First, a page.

If your partner doesn't respond within 30 days, you can ask the court to issue a default judgment. Essentially, the court decides your case without your spouse’s input. This judgment from the court is final and ends your marriage. 

How long does a no-fault divorce take?

Getting a divorce in California takes a minimum of six months. Couples move through four steps, and a waiting period of six months from serving papers to finalizing is required before the process is final. 

While you can't make the process move faster, you can certainly slow it down. Arguing over the specifics of your settlement agreement or delaying responses to paperwork can make things drag on for much longer than they otherwise would.

Benefits of a no-fault divorce

Any divorce is difficult, and no-fault divorces are no exception. But there are some benefits to going the no-fault divorce route. 

A no-fault divorce where both parties agree can be relatively inexpensive. Although a filing fee of $435 to $450 is necessary for the divorce paperwork, if it's an uncontested divorce in which both parties agree on property division, child support, child custody, spousal support, and other issues, you won't have to hire divorce attorneys to untangle your estate. (Note: If you cannot afford the filing fee in the state of California, you can apply for a waiver for this expense.)

In divorce, attorney fees alone can surge to tens of thousands of dollars if things get messy. But with no-fault divorce, you won’t need to pay for private investigators to uncover your spouse’s mistakes to help you win in court.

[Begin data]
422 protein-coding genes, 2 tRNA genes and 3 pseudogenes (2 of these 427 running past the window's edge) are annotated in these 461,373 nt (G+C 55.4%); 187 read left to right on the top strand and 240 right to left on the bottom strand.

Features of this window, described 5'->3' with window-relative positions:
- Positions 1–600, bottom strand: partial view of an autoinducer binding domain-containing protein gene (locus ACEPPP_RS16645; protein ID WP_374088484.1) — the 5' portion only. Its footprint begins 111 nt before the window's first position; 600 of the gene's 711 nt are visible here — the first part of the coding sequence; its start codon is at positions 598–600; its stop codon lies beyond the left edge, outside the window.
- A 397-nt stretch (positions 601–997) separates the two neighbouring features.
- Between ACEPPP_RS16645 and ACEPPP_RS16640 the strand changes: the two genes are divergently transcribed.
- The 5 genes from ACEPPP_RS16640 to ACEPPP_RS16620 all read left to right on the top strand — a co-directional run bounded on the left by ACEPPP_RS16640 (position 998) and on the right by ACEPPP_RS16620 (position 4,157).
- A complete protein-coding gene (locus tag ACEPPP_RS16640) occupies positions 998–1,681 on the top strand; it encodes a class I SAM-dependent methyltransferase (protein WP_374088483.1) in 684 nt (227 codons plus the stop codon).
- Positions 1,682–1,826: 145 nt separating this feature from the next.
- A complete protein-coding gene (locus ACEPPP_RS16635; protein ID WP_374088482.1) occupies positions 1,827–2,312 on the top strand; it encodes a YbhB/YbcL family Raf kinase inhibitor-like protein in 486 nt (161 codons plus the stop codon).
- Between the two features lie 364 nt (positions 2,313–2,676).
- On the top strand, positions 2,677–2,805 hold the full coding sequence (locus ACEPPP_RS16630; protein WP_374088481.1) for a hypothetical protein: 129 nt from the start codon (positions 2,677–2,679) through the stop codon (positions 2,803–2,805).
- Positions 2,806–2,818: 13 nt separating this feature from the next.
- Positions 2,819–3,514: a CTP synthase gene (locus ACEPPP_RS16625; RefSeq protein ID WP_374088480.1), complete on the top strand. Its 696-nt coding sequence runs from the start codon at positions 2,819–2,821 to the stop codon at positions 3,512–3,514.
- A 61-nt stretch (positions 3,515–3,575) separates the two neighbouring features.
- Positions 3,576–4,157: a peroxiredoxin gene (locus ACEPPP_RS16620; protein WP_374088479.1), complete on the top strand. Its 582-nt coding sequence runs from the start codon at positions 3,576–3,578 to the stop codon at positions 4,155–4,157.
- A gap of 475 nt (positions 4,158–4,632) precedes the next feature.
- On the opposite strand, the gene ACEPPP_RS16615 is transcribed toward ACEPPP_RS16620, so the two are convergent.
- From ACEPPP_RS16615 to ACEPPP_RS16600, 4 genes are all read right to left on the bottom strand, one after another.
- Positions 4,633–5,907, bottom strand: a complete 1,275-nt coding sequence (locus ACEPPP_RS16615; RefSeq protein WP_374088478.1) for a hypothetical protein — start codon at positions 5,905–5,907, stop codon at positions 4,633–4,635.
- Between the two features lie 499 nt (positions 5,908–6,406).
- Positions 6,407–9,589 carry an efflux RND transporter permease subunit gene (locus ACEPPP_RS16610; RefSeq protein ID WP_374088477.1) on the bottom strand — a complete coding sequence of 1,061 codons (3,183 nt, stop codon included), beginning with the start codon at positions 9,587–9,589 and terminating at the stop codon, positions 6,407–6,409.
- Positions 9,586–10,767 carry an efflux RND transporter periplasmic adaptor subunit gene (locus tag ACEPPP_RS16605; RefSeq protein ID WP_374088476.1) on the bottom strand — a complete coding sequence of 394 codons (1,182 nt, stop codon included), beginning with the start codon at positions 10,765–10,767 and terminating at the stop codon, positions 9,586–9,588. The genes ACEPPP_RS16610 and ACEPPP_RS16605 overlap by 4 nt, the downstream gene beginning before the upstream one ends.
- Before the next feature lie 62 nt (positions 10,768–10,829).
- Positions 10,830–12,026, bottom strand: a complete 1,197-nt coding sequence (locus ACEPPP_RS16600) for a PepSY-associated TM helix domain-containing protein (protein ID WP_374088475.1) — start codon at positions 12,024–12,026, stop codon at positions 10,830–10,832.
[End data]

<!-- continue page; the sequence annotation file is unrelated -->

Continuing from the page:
Since you’re not discussing each other's mistakes or faults in court, a no-fault divorce is less embarrassing and much more private than a standard divorce. You won’t need to reveal intimate details about yourself or your partner to end your marriage. Most people find that the reduced stress of this type of divorce well worth it. 

At Hello Divorce, we are knowledgeable about divorce law in different states. We offer multiple online divorce plans as well as help with divorce forms, divorce coaching, legal advice, and a host of other services. 

Watch: How to Get a Divorce in California



  Divorce in California. Judicial Branch of California. 
  Property and Debts in a Divorce. Judicial Branch of California. 
  How to Finish Your Divorce if Your Spouse Didn't Respond. Judicial Branch of California.
  Overview: Getting a Divorce in California. Judicial Branch of California. 
  File Your Divorce Petition and Summons. Judicial Branch of California.
Divorce Specialists
After spending years in toxic and broken family law courts, and seeing that no one wins when “lawyer up,” we knew there was an opportunity to do and be better. We created Hello Divorce to the divorce process easier, affordable, and completely online. Our guiding principles are to make sure both spouses feel heard, supported, and set up for success as they move into their next chapter in life.